Robert T. Healey, Esq.

Your Credit Rating after Bankruptcy

imageThe primary purpose behind filing a consumer bankruptcy case is to give the consumer a fresh start with respect to his or her financial situation.  One important aspect of the fresh start involves the accuracy of your credit report once the bankruptcy is over.  If the information contained in your credit report is not accurate after you have completed the bankruptcy process, you may not be getting the “fresh financial start” you were seeking.

Once you have completed your bankruptcy and received the order discharging your debts from the bankruptcy court, you should order a copy of your credit report about 6 months later.  You can obtain a copy of your credit report from each of the 3 major credit reporting agencies for free by going to www.annualcreditreport.com.  Here is what you should find:

  • Public RecordsYour Bankruptcy filing will appear in the Public Records section of your report.  A Chapter 7 filing may remain for 10 years.  A Chapter 13 filing may remain for 7 years.
  • Individual AccountsEach account included in your bankruptcy will        still show on your credit report, and may remain there for 7 years from the date it first became significantly delinquent. Each account should indicate that it was discharged in bankruptcy, and there is no current balance due ($0).  This is true even if the debt was sold to another entity (normally called debt buyers) prior to the bankruptcy.  The new entity must show a balance due of $0 and show that the debt was discharged in bankruptcy.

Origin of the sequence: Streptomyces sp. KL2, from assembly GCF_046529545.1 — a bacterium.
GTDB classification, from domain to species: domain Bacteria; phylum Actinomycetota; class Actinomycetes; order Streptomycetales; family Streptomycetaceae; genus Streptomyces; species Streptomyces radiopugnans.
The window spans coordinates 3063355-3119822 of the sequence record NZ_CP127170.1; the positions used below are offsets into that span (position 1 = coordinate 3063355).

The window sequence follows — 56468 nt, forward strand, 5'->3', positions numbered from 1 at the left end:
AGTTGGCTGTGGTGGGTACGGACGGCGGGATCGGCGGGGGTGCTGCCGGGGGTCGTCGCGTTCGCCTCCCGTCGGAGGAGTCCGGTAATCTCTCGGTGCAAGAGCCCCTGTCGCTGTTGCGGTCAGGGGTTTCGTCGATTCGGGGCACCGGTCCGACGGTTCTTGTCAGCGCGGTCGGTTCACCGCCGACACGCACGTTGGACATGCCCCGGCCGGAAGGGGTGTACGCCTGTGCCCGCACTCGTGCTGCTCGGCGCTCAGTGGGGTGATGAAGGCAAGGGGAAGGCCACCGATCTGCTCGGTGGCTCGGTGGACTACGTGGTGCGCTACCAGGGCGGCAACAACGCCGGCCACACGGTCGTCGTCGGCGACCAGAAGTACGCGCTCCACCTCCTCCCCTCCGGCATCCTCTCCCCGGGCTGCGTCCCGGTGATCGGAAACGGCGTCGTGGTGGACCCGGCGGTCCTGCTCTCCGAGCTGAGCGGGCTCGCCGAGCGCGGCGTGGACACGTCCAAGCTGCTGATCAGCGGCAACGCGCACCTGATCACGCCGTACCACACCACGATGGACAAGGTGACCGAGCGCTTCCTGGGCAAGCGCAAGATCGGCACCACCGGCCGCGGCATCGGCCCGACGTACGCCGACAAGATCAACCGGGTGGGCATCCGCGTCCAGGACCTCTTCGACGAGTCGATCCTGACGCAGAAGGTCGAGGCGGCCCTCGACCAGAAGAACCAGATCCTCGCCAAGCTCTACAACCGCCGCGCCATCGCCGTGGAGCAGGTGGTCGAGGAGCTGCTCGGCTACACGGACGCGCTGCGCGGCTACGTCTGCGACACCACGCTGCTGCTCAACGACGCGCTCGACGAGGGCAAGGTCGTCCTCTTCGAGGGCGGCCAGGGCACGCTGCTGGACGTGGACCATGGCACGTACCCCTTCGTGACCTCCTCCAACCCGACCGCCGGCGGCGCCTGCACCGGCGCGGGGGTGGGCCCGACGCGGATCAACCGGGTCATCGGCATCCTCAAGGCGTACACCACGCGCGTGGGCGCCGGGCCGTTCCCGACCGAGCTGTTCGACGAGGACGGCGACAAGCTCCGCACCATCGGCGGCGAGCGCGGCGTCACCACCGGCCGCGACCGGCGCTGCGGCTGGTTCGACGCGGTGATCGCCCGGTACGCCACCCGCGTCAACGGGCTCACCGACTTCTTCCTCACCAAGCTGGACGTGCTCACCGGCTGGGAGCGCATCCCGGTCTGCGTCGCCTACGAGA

• Inquiries– None of your former creditors or debt-buyers (or their debt collectors) should be pulling your credit report.  Pulls of your credit report usually appear at the end of the report and will provide the date the inquiry was made.  These post-bankruptcy credit pulls can adversely affect your credit rating and they violate a federal law known as the Fair Credit Reporting Act.  You may have a claim against the offending creditor.

It is important to periodically check your credit reporting report and check it for accuracy.  If you find information which is inaccurate, or if you find that creditors are pulling your report when you no longer have a relationship with them, you should contact an attorney to review these problems.  This is particularly important after you have filed bankruptcy.  At Healey Law, LLC, Bob Healey represents consumers who experience problems and find inaccuracies in their credit reports after they have filed bankruptcy. For a free consultation, contact him at (314) 401-3261 or info@healeylawllc.com.

Bob Healey is a licensed attorney and principle with Healey Law, LLC, a full-service St. Louis law firm, specializing in handling cases for accident and injury victims, injured workers, and consumers who have been abused or mistreated by debt collectors, banks, mortgage companies and credit reporting agencies. With 4 convenient locations in Chesterfield, Downtown St. Louis, North County (Bridgeton near DePaul Hospital) and South County (on Tesson Ferry across from St. Anthony’s Hospital) the attorneys at Healey Law, LLC have over 25 years of experience representing clients in the State and Federal Courts in both Missouri and Illinois.  For more information visit:  http://www.healeylawllc.com